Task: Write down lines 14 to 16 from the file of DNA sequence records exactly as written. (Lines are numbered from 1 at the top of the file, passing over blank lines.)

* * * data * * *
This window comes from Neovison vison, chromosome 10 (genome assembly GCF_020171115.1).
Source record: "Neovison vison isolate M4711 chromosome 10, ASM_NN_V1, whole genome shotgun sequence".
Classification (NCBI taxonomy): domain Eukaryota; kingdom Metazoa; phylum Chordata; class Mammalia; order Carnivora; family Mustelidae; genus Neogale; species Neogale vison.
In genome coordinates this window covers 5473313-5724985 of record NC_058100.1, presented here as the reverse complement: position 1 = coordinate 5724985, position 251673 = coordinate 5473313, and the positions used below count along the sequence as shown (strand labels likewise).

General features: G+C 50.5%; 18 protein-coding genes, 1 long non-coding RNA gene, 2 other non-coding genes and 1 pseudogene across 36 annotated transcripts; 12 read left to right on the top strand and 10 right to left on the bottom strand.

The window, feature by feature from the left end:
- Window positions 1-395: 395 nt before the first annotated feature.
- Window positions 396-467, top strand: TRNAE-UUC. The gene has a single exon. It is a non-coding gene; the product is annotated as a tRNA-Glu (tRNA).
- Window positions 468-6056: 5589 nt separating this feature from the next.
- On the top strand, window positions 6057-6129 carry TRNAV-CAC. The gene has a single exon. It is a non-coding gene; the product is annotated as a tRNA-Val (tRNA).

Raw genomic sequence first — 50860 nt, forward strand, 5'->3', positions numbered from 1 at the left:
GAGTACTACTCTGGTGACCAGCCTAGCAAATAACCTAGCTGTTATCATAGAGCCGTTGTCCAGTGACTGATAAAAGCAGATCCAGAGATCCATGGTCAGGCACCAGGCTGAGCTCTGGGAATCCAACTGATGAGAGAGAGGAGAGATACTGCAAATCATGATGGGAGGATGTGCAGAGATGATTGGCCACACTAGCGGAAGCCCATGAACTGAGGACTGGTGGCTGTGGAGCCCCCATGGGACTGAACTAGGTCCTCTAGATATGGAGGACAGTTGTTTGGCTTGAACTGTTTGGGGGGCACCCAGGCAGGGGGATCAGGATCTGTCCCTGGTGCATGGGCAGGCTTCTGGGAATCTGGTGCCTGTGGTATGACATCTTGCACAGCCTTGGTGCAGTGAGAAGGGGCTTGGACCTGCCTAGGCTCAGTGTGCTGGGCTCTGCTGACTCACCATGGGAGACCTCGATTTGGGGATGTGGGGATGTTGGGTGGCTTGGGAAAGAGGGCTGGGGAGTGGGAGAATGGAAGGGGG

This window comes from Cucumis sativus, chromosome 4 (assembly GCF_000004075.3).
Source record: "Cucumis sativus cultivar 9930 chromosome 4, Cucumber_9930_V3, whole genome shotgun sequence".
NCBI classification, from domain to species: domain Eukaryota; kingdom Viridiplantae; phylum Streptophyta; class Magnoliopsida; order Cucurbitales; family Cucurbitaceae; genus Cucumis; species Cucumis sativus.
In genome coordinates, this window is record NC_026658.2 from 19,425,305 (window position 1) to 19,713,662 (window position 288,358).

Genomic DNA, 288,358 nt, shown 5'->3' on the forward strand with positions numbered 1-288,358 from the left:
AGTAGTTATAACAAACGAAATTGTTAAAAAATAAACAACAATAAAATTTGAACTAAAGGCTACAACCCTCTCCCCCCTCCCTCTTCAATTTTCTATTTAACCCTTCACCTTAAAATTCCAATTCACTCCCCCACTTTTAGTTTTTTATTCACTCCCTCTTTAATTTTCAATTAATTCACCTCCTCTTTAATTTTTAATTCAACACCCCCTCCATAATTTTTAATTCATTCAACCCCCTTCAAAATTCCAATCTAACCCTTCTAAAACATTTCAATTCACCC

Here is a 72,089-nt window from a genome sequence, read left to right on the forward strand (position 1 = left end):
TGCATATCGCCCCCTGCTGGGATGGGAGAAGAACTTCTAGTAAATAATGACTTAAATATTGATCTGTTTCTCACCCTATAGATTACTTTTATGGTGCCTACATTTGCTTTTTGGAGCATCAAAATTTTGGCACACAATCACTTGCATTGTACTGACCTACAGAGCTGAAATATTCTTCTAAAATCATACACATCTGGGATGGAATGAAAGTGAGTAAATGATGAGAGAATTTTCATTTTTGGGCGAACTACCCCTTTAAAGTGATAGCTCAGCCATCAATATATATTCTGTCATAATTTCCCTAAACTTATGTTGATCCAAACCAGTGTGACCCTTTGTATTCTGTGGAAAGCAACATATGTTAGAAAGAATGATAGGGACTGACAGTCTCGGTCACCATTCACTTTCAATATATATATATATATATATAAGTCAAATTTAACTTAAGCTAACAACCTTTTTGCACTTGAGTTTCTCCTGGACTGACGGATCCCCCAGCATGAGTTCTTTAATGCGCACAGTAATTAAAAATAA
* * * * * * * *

Source record: "Cucumis sativus cultivar 9930 chromosome 4, Cucumber_9930_V3, whole genome shotgun sequence".
NCBI classification, from domain to species: domain Eukaryota; kingdom Viridiplantae; phylum Streptophyta; class Magnoliopsida; order Cucurbitales; family Cucurbitaceae; genus Cucumis; species Cucumis sativus.
In genome coordinates, this window is record NC_026658.2 from 19,425,305 (window position 1) to 19,713,662 (window position 288,358).